The importance of regular maintenance

Tires are frequently a forgotten aspect of bicycle maintenance and this is what happens when you don’t check them regularly:

First you wear a little hole in your tread: The result of a tire blowout

Then your usually indestructible Mr. Tuffy tire liner wears through: Wear a hole right through Mr. Tuffy

Then your tube blows out while you’re speeding down Don Mills Road:

Bicycle tube blowout

And finally, you call your better half to come and rescue you from the 2-hour walk home.

I can’t complain, though; I knew the tire was nearing the end of its useful life but ignored the now-obvious warnings through a couple of rides. Since 2003, this set of tires had seen about 12,000 km on concrete, asphalt, sand, rocks, dirt, mud, grass, loose gravel, snow, ice, slush, and pretty much every other surface you could encounter in southern Ontario and I’d been planning since the spring to replace them anyway. As usual, I just needed that extra little push to actually get the work done.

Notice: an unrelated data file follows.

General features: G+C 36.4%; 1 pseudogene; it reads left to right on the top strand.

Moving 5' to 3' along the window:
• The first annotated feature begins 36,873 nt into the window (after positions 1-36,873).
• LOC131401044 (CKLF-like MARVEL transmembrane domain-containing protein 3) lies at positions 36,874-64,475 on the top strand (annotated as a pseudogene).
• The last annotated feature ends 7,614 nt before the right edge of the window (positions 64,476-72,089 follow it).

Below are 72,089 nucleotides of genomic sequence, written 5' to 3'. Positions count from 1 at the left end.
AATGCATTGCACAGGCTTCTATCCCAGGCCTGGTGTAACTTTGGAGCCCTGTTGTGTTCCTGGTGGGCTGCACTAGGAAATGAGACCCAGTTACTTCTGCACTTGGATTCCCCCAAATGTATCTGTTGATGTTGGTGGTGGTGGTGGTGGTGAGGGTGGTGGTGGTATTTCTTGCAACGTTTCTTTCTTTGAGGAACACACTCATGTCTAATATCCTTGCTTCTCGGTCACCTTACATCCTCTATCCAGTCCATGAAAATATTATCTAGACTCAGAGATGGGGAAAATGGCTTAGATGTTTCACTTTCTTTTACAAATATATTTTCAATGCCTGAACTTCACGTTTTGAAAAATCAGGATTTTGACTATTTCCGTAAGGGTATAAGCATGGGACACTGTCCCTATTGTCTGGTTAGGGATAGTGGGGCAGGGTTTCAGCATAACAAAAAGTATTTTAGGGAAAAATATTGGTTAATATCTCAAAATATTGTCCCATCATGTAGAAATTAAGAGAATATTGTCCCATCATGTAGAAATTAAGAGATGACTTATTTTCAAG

Silly cycling restrictions: How slow can you go?

How slow can you go?

If you look closely at the advisory signs when you enter Mount Pleasant Cemetery, you may notice something peculiar: a reasonable speed limit of 30 km/h for cars and just 10 km/h for bicycles. Not only that, but while drivers are helpfully advised to lock their unattended cars, cyclists are warned—twice!—that their speed limit is “strictly enforced,” and that it is to “ensure the safety and respect of those visiting the cemetery.” Apparently, a bike at 15 km/h is more disturbing and dangerous than a car travelling twice that speed.